Retro Review: ‘The Undertaker and His Pals’

Anyone who has read many of my Retro Reviews know that I have a love for sleazy, cheap, exploitative, grindhouse flicks. While these movies are fun, there is a common complaint that many of them hit a midpoint at the pacing starts to drag. But the 1966 film The Undertaker and His Pals, has such a sleek runtime and convoluted plot that it comfortably avoids this common pitfall of the grindhouse ilk.

There is a biker gang on the loose preying on young women, slicing them up and absconding with various body parts. Always on hand for the victim’s family is a sleazy undertaker who promises a low cost funeral only to rip them off. As you may have figured out, this undertaker is part of this biker gang along with two owners of a greasy spoon who serve their victims to unsuspecting customers. When they kill the secretary of Harry Glass, private eye, he is turned onto the case with his new secretary Friday (who is killed an replaced by her twin sister, played by the same actress, Thursday).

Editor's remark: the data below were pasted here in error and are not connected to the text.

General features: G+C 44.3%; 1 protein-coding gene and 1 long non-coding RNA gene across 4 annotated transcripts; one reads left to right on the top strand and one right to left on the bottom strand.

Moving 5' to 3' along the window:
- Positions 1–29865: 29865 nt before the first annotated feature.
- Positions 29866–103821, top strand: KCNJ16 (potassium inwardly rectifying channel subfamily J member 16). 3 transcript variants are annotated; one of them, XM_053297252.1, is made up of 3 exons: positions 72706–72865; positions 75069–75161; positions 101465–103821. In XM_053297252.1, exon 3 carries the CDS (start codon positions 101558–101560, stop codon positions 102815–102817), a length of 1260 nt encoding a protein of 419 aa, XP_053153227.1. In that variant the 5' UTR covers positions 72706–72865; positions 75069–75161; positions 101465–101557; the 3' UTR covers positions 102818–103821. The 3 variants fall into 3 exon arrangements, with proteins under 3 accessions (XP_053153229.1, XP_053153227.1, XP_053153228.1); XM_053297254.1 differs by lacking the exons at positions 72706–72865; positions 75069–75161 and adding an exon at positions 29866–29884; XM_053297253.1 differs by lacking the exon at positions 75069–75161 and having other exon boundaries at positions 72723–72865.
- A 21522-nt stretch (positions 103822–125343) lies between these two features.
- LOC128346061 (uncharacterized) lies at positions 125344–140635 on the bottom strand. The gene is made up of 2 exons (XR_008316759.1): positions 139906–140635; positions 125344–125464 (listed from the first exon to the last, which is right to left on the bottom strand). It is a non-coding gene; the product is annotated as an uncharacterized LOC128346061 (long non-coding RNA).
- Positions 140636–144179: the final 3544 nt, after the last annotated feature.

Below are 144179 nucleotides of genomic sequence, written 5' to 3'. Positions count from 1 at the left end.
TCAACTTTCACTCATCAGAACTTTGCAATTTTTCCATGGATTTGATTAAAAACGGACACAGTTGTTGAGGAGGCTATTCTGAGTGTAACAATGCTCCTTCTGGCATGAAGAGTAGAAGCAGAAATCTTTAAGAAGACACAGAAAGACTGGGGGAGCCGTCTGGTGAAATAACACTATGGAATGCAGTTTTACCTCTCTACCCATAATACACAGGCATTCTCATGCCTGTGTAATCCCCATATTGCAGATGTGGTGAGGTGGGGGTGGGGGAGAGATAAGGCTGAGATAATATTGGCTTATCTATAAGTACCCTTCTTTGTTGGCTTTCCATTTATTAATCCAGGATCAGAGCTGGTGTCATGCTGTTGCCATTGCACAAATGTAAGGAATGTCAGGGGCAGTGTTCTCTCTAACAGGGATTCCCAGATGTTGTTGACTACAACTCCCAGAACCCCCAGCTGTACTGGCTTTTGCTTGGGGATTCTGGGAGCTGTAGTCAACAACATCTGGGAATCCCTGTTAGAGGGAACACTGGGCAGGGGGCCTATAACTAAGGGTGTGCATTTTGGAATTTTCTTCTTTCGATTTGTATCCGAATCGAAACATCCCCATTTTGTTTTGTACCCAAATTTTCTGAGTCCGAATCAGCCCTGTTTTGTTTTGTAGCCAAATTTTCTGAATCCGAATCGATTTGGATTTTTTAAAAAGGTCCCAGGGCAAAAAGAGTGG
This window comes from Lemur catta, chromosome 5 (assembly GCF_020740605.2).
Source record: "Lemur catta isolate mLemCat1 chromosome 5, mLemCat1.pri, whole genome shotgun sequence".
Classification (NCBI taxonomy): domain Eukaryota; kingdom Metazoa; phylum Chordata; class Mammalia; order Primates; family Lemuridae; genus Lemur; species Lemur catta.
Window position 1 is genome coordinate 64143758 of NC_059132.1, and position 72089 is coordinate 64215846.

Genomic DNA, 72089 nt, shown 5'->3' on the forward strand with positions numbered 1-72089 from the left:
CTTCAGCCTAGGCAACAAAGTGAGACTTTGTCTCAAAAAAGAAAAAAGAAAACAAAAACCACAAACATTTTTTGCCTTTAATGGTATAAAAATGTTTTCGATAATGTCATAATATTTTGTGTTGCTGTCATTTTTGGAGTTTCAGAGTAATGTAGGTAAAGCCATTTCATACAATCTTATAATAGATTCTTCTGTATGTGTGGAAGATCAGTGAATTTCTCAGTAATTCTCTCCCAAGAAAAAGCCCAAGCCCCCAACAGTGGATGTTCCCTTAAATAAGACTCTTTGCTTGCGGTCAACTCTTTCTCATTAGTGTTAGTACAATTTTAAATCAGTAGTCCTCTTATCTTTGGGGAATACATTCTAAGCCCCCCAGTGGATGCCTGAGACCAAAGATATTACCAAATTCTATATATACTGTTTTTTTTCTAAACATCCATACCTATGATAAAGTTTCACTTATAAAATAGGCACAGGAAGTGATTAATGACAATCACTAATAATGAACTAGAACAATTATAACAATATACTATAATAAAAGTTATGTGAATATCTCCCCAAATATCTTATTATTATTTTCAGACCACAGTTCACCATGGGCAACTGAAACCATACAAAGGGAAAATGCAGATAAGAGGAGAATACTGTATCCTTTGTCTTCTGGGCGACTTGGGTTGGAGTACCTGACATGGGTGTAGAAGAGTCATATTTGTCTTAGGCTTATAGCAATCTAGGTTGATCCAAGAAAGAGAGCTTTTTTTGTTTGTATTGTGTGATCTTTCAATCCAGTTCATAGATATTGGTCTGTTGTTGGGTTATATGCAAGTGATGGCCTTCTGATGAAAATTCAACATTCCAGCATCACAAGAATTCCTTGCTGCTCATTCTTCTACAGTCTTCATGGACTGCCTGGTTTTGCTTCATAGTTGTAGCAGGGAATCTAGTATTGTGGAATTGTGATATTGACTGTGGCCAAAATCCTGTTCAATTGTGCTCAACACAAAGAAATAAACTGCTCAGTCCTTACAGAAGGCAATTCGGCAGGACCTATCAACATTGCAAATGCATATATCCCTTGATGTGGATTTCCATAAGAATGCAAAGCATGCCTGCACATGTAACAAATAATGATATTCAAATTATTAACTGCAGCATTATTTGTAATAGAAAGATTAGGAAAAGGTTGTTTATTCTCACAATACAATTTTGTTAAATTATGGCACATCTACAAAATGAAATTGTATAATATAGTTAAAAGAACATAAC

I will make no excuse, this is a stupid and silly film. But the Undertaker and His Pals knows it is stupid and proudly wears it on its sleeve. Despite this, you can not help but be entertained by it. The cast is having a blast hamming it up and this energy proves contagious for the audience. Of course, a diner run by a cannibal biker leaves things open for a number of fun food-related gags. In the sole directorial job of his career, T.L.P. Swicegood seems to know the shortcomings of the film and well as its inherent ridiculousness and plays into it. He even included a closing where the actors who died in the movie get to cheese it up waving to the camera while calling back to their demises. The gore fx are not particularly great, but the kills tend to be over-the-top enough that it works.

Released as part of a triple bill with other cannibal themed horror flicks, the Undertaker and His Pals has sadly remained a hidden gem. It is a cheap and silly exploitation flick which revels in its grotesque nature.